You cannot just cast an Object to a Foo when it is not a Foo and hope that things work out. Instead, you need to use the JDBC Courier method of giving you a Foo proxy object for an existing proxy object of a different type. That method is called dyna_cast().

When you have a proxy object of one type and you want to say:

"I know you think you represent just an Object, but I know better, so please present yourself as a proxy object for type Foo instead!"

Simply write:

// the factory method is declared to return its results as Objects
Object result = MyFactory::getInstance();
// but we know that it really is a Foo instance
Foo    foo = Foo::dyna_cast( result );

This is the JDBC Courier way of performing a class cast. You can read more about this in the coding tutorial lessons on Casting.

I'm getting garbage or a crash in printf().

You are probably using a function from the printf() family that has a format string and an ellipsis for the additional arguments. You cannot use a proxy String instance directly in a place where a "%s" string argument is expected. You also cannot use a primitive proxy element with its format code, e.g. "%d", and expect it to work without a cast.

Instead, you have to ask the String instance for a pointer to its characters or make sure that the field is cast to the proper primitive type. The following snippet illustrates:

java::lang::String  foo = "I am a Java string";
Bar  bar( _use_java_ctor );

printf( "--> %s <--\n", foo.to_chars() );
printf( "--> %d <--\n", (int)bar.intField );

My application just crashes when I try to run it.

There could be many reasons for that, starting with a misconfiguration of your Java environment. We assume that you have all the required pieces (runtime library and other shared libraries) in place or you would probably say that your application does not start.

The first candidate for debugging is always the configured JVM. Very often you will get a crash when the configured JVM cannot be found or when it is incompatible, for example your application is built in 64-bit mode and the JVM is 32-bit, or vice versa.

Then we would look at the runtime configuration. Are you setting JVM options that could cause problems, for example heap sizes that cannot be satisfied or paths with typos?

Finally, are you catching exceptions? We always recommend that you initialize your Java environment in your main() method and surround it with a try/catch block, like this:

try {
    // use verbose tracing if you're debugging a crash
    xmog_jvm_loader & loader = xmog_jvm_loader::get_jvm_loader( true, true, TraceAll, TraceVerbose );

    ... // configure your JVM

    xmog_jvm * pJvm = loader.load();
    if( pJvm == NULL ) {
        // handle load error that did not throw exception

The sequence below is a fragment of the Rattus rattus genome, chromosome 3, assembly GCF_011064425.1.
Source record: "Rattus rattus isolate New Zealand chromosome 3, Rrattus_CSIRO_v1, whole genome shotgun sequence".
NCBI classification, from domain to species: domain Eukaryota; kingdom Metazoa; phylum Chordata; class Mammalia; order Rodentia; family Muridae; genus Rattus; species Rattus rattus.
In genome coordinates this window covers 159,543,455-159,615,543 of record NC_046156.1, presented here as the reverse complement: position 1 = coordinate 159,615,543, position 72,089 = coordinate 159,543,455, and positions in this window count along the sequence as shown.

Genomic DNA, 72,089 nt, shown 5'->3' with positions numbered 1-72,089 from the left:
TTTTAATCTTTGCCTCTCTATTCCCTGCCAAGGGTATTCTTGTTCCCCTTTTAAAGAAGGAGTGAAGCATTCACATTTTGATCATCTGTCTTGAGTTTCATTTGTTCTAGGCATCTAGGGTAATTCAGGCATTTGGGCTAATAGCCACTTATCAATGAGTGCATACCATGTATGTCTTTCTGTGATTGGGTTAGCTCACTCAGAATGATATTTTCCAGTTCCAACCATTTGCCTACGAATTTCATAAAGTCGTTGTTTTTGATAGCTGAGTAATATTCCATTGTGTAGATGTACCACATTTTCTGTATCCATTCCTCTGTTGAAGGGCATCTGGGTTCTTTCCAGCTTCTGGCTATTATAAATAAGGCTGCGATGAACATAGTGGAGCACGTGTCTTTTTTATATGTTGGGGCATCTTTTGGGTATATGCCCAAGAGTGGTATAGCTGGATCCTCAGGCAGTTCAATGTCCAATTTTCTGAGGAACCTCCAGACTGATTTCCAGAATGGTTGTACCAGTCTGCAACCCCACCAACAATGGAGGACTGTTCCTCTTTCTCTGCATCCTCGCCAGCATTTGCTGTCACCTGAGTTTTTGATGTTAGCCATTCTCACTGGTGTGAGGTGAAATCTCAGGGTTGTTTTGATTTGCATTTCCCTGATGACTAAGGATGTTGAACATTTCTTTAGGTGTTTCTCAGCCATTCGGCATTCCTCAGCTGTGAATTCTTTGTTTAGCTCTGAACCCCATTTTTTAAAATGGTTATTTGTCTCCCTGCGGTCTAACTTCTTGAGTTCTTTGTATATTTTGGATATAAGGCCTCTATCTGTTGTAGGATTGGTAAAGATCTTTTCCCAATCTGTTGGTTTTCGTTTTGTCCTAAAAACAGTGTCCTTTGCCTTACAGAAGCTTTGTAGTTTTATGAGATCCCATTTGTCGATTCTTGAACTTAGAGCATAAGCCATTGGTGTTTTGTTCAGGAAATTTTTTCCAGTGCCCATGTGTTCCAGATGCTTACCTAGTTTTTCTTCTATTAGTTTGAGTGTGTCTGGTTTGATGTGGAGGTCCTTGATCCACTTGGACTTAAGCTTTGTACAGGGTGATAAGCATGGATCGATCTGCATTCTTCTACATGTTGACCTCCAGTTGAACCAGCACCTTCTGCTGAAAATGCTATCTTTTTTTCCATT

catch( xmog_exception & xe ) {
    // handle load error that threw framework exception
    const char * message = xe.get_message_chars();
    std::cerr << message << std::endl;
    xmog_java_string::free( message );

My application fails with an IncompatibleClassChangeError.

The most likely cause is that your proxy types were generated for a slightly incompatible version of the Java API in question. We ran into this issue the first time when a customer tried running a C++ application that was using JMS v2 proxy types with a JBoss MQ implementation that was still using JMS v1.1. At runtime all calls worked, except for the Connection.close() call at the very end.

We finally figured out that in JMS v1.1 the close() method is declared by the Connection type and not inherited from any super interfaces. In JMS v2 on the other hand, the close() method is inherited from the java.lang.AutoClosable interface.

Our C++ proxy types that were generated against the JMS v2 API mirrored this new inheritance. When running with a JMS 1.1 implementation, they attempted to resolve the connect() method against the AutoClosable type and the result was an IncompatibleClassChangeError because while Java found the close() method it did not find the inheritance.

Within pure Java this API change was non-breaking for callers. When using JNI, the declaring type of the method is used when resolving the method and the change is breaking.

This JMS API version issue is just one concrete example of why your proxy types should always be generated against the version of your Java API that you intend to run with. The only Java changes you are safe to ignore are implementation changes. Changes to inheritance or the public APIs should always cause you to regenerate your C++ bindings.